In recent years "smartness" has risen as a buzzword to characterize novel urban policy and development patterns. As a result of this, debates around what "smart" actually means, both theoretically and empirically, have emerged within the interdisciplinary arenas of urban and regional studies. This book explores the changes in discourse, rationality and selected responses of smartness through the theme of "transition."
The concept of transition provides the broader context and points of reference for adopting smartness in reconciling competing interests and agendas in city-regional governance. Using case studies from around the world, including North America, Europe and South Africa, the authors link external regime transition in societal values and goals with internal moves towards smartness. While reflecting the growing integration of overarching themes and analytical concerns, this volume further develops work on smartness, smart growth, transition, city-regionalism, governance and sustainability.
Smart Transitions in City Regionalism explores how smart cities and city regions interact with conventional state structures. It will be of great interest to postgraduates and advanced undergraduates across urban studies, geography, sustainability studies and political science.
Introduction, 1. The Smart Turn: Tracing Transitions to City-Regional Smartness, 2. Economic Factors in Shaping City Regionalism and ‘Smartness’, 3. Political Factors in Shaping City Regionalism and ‘Smartness’, 4. Going for ‘smartness’: reframing city-regionalism, 5. Beyond Post-Fordist Regimes: Smart City-Regionalism in North America and Western Europe, 6. Beyond Post-Authoritarian Regimes: Smart City-Regionalism in Eastern Europe and South Africa, 7. Conclusions: Smart transitions in city-regionalism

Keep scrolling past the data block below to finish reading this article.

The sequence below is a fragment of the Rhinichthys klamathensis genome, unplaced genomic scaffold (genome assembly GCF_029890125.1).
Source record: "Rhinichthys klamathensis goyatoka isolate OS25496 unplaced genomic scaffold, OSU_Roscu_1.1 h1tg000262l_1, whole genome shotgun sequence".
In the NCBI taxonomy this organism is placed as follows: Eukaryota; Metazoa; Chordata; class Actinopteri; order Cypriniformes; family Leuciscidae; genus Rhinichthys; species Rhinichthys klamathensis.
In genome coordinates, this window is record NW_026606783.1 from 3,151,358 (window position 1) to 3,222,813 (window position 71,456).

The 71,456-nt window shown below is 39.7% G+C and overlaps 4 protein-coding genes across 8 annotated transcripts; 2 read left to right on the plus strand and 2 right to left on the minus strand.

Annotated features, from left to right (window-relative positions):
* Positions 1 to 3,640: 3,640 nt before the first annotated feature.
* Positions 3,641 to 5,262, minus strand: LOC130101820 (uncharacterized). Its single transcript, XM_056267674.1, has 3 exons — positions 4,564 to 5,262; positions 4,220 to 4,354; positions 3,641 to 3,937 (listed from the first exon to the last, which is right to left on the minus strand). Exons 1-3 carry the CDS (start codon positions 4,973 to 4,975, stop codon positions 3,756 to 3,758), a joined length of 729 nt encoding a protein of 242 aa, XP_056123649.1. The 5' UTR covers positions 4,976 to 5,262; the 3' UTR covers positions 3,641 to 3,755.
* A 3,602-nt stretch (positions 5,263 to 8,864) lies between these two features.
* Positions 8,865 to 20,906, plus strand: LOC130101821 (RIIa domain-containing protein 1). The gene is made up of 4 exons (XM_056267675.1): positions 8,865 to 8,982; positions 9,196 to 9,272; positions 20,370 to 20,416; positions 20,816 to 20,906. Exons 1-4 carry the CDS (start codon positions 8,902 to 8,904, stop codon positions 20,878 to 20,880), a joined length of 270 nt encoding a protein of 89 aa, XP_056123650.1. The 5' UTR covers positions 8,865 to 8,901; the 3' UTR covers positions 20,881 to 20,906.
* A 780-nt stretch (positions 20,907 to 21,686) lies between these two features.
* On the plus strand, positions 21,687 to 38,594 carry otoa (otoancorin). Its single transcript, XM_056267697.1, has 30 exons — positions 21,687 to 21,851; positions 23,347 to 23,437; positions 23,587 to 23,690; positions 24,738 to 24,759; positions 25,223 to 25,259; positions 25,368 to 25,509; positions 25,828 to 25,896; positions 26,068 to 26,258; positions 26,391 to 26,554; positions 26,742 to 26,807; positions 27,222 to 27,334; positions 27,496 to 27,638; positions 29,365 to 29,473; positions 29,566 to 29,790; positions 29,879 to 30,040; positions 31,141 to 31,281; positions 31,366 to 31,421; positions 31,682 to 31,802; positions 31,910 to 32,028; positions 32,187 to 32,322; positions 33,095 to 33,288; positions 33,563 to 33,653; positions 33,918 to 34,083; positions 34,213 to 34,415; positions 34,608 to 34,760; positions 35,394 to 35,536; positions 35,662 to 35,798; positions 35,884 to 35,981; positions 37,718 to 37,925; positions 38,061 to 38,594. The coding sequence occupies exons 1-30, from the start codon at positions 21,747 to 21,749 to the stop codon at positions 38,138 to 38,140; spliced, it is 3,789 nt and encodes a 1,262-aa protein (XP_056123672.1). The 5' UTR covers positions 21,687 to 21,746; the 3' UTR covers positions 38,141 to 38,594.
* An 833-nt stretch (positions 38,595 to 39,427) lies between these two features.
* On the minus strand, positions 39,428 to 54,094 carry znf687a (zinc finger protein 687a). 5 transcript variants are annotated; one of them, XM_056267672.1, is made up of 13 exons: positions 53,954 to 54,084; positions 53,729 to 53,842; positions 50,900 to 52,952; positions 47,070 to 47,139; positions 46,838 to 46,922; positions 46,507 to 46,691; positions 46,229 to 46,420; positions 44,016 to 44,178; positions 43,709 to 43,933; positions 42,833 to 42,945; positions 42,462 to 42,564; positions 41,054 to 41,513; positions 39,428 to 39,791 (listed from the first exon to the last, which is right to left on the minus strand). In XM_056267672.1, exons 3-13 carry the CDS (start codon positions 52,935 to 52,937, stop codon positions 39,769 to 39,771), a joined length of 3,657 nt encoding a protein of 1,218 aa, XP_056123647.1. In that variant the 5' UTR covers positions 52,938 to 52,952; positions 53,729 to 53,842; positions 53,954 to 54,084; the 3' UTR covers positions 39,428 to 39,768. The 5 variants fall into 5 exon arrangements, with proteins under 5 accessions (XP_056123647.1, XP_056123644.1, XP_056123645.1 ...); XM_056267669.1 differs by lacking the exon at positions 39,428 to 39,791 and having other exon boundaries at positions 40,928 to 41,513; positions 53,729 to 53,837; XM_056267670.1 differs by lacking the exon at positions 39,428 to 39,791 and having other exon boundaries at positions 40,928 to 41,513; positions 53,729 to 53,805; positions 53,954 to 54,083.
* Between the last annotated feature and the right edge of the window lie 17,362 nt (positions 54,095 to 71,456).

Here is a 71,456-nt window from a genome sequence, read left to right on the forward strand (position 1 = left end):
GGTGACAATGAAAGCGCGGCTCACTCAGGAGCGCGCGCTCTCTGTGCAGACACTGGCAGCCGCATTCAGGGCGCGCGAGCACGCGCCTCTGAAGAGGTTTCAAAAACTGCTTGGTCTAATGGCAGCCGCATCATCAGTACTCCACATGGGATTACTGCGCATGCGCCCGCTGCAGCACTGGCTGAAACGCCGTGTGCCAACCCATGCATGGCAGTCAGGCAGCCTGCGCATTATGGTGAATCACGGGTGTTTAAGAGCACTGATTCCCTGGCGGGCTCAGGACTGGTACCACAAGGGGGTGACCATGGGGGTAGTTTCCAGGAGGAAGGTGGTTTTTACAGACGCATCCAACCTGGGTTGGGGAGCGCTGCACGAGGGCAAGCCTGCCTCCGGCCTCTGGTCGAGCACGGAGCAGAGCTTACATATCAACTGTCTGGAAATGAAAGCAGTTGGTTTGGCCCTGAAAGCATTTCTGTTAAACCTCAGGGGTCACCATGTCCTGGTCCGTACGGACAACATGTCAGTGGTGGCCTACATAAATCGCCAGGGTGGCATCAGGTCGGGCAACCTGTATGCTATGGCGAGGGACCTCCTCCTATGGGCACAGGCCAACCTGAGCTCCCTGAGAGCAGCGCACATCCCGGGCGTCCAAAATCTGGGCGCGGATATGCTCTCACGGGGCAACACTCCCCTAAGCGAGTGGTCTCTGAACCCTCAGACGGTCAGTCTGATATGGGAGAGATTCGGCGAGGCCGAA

In today’s globalised, knowledge-driven and networked world, regions and cities have assumed heightened significance as the interconnected nodes of economic, social and cultural production, and as sites of new modes of economic governance and policy experimentation. This book series brings together incisive and critically engaged international and interdisciplinary research on this resurgence of regions and cities, and should be of interest to geographers, economists, sociologists, political scientists and cultural scholars, as well as to policy-makers involved in regional and urban development.
If you would like to discuss a potential new book for the series, please contact:
Joan Fitzgerald – [email protected] – Series Editor-in-Chief, or
Natalie Tomlinson – [email protected] – Routledge Commissioning Editor
For more information on the Regional Studies Association, visit www.regionalstudies.org
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